Boris Johnson has paid homage to the villagers following the revelation that he was turned away from a polling station when he attempted to vote without a valid photo ID – under regulations he introduced.

The erstwhile prime minister stated he endeavored to cast his ballot, employing a magazine sleeve bearing his name and address as evidence but was hindered from doing so. The stipulation to furnish photo ID was implemented by Mr Johnson during his tenure in Downing Street as part of the Elections Act 2022. The decision provoked controversy due to concerns it might disenfranchise individuals, particularly among marginalized groups.

Mr Johnson had endeavoured to vote in South Oxfordshire, where a police and crime commissioner for Thames Valley was being elected. Penning his thoughts in his Daily Mail column, he remarked, “I wish to extend a particular tribute to the three villagers who rightly turned me away when I arrived at the polling station on Thursday with nothing to authenticate my identity except the sleeve of my copy of Prospect magazine, upon which my name and address had been imprinted. I presented it to them, and they appeared very sceptical… within moments, I returned with my driving licence and voted Tory.”

Thursday’s election marked the inaugural instance where many voters in England and Wales were required to furnish ID to vote under provisions initially introduced at last year’s local elections. Apart from driving licences, other acceptable forms of ID encompass passports, proof of age cards, blue badges, and certain concessionary travel cards.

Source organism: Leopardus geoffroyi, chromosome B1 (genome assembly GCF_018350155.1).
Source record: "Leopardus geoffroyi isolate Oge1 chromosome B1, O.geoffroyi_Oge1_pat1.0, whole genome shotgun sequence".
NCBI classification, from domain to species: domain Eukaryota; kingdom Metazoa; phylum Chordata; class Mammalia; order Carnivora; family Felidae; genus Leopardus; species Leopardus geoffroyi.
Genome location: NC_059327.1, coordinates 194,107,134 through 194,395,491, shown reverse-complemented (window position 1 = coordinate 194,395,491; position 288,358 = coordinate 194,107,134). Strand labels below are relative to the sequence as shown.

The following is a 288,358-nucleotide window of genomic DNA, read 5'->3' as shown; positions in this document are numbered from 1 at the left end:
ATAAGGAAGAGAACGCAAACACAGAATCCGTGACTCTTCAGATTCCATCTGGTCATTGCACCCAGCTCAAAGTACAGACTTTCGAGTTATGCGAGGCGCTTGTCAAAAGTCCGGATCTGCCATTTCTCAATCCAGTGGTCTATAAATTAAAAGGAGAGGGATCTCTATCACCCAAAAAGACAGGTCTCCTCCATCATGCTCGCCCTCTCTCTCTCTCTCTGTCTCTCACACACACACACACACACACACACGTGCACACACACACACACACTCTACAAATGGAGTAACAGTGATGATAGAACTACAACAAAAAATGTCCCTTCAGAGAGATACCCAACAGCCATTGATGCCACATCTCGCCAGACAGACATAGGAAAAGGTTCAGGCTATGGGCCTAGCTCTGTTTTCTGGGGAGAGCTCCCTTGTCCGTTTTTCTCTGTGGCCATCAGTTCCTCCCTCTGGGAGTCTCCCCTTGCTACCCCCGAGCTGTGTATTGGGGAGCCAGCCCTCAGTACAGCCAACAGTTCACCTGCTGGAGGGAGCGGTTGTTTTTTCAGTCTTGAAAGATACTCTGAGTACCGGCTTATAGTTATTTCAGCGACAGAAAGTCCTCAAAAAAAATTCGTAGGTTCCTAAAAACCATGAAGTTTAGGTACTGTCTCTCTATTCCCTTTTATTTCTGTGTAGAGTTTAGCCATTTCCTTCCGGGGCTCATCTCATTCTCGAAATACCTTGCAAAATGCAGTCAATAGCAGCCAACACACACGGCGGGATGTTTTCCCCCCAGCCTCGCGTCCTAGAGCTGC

The government has also signalled its intention to validate veterans’ ID cards as a permissible form of voter identification subsequent to former service personnel being turned away. Veterans’ minister Johnny Mercer tendered an apology to those who had been unable to utilise the document to vote, pledging to “do all I can” to have it included in the roster of acceptable identification.

Labour contended that the government had ample time to ensure the card’s inclusion, having initiated the scheme’s rollout in 2019.

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